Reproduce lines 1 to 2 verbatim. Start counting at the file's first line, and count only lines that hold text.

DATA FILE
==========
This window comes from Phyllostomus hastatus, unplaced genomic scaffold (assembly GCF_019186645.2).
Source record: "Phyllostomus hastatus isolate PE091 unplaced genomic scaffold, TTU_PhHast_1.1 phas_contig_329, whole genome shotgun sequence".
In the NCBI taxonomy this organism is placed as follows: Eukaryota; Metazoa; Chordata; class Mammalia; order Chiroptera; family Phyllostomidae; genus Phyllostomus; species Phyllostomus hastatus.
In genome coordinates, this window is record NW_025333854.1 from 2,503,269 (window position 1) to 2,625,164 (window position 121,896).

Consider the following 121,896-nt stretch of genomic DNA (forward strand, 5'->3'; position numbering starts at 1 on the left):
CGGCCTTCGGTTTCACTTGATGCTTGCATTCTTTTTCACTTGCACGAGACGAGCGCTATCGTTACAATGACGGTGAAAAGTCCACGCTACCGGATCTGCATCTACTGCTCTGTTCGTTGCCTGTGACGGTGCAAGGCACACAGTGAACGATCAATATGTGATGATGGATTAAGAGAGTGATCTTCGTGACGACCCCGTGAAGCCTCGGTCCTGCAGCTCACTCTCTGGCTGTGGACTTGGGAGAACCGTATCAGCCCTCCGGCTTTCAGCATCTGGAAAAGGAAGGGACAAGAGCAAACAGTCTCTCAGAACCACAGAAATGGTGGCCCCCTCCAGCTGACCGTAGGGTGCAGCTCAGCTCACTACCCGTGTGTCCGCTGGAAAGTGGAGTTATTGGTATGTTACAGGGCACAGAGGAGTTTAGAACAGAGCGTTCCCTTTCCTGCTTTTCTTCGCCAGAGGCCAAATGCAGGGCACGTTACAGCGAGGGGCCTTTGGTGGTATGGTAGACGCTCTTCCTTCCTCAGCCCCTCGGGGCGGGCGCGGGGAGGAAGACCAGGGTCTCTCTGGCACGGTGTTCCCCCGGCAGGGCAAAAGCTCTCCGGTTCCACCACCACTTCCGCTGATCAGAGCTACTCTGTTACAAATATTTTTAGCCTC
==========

This window comes from Phyllostomus hastatus, unplaced genomic scaffold (assembly GCF_019186645.2).
Source record: "Phyllostomus hastatus isolate PE091 unplaced genomic scaffold, TTU_PhHast_1.1 phas_contig_329, whole genome shotgun sequence".